Our persistence was rewarded the next evening when we passed over all the nearby options and sprung for a cab to a South End restaurant that sounded just perfect for us. Picco stands for Pizza and Ice Cream Company. What more could we want? Well, I’ll tell you. Picco has a constantly rotating beer menu that must be managed by an irrepressible beer geek because they offer some of the best, most interesting craft brews you can find anywhere. Mark couldn’t resist starting with a DFH Burton Baton, but then we delved into some new territory with an Allagash Tripel, a Uinta Dubhe and a St. Boltoph’s Town from the local Pretty Things Beer and Ale Project. These are all big, hearty beers with relatively high ABV; good thing we had the food to stand up to them. We shared a rich bowl of mac & cheese studded with hunks of sausage and Picco’s take on the Alsatian Tart. It was a revelation: sautéed onion, shallot, garlic, crème fraîche, bacon and Gruyère served on their crunchy, chewy crust. I could have been happy with that, but it says right in the name that we must have ice cream. And it was the best ice cream I have ever eaten, seriously. I can’t stop thinking about it. After that, we saved the cab fare and walked the two miles back to the boat.
The next evening, it was back to the North End for Boston’s authority on Northern Italian cuisine, Mamma Maria. We started with the best beef carpaccio I’ve ever had, with generous shavings of fresh truffles. Mark got the signature veal osso buco with saffron risotto that was melt-in-your-mouth delicious. Unfortunately, I threw some of it all over the white linen table-cloth trying to steal a bite. My dish consisted of large pockets of pasta stuffed with fresh lobster and finished with a light but savory mushroom sauce. We all but licked our plates clean. The service was elegant but not overly fussy. The dining room was a bit crowded and noisy, but I could see Paul Revere’s house out the window over Mark’s shoulder.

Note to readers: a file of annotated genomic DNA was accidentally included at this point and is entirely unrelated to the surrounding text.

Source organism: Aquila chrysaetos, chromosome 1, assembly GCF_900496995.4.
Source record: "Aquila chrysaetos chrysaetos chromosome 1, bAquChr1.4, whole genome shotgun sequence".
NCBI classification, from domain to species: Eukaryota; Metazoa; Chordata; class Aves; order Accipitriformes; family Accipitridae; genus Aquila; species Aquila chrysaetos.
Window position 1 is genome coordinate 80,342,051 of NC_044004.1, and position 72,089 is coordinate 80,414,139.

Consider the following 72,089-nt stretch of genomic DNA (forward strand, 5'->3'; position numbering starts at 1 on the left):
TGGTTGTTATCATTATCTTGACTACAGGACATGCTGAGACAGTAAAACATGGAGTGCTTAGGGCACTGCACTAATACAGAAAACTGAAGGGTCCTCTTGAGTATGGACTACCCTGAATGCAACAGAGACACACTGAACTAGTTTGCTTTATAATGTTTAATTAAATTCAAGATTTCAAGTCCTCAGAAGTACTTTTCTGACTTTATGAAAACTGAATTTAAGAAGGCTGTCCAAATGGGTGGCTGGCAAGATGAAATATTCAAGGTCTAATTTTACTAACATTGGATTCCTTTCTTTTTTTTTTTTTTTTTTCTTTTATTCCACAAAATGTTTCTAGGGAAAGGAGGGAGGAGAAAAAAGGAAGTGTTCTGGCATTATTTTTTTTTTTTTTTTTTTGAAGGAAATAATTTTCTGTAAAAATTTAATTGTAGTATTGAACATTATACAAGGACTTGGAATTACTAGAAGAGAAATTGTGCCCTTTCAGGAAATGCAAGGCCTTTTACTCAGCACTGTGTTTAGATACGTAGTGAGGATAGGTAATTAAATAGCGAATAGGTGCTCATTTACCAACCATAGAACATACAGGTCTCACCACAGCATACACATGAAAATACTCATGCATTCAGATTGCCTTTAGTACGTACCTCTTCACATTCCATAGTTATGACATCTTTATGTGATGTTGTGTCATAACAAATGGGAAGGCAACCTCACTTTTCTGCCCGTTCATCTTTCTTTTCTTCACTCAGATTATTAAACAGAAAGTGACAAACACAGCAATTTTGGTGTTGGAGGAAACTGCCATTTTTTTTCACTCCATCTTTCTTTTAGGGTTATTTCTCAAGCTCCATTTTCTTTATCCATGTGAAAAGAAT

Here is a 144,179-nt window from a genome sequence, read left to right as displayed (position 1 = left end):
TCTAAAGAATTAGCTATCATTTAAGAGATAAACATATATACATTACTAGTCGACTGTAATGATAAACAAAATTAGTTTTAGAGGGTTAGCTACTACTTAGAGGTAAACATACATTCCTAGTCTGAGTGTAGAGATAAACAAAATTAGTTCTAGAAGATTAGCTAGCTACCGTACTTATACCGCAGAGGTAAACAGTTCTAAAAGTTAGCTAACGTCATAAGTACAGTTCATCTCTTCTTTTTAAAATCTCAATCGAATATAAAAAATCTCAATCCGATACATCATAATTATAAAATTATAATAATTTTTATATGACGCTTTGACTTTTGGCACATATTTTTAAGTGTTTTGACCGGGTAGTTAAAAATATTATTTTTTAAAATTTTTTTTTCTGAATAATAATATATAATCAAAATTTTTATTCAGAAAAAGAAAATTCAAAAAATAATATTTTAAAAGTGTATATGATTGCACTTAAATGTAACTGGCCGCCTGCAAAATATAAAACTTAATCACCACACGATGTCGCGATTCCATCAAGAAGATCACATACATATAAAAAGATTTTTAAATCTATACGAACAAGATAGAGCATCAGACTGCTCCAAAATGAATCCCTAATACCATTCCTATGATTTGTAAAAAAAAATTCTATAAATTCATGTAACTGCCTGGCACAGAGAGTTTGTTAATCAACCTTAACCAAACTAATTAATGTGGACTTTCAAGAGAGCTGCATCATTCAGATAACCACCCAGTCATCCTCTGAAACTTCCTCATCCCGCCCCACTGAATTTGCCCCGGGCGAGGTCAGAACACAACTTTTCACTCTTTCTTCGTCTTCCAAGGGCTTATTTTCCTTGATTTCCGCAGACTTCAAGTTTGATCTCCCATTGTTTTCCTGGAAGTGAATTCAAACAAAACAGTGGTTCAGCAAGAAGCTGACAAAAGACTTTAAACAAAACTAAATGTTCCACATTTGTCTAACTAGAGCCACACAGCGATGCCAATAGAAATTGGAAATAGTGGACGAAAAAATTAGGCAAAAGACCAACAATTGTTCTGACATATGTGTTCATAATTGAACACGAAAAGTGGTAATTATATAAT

Fearing we might be overdoing the Italian, we couldn’t leave Boston without a visit to an Irish pub. The Black Rose has an authentic feel, right down to our Irish waitress. Our lunch of fish and chips and Guinness-braised beef stew were predictably well executed. It was a comfortable end to an uncomfortably full week of eating. Now that you know everything single thing I ate for a week, tomorrow I can tell you about some of the other stuff we did.
Since leaving Boston, we have arrived back in Stratford, CT (near Bridgeport). We’ll be taking a break from cruising to spend Labor Day with our Delaware people. It is a well-deserved break, since it was one year ago today that we left Miami on this odyssey. Okay, so it hasn’t exactly been a “year at sea,” but we never dreamed back then that we would still be doing this a year later. We don’t know what the near future holds for us, but you are welcome to come along for whatever it may be. In the meantime, I’ve still got some great stuff from the summer that I’ve yet to share with you, so get ready for the flashback.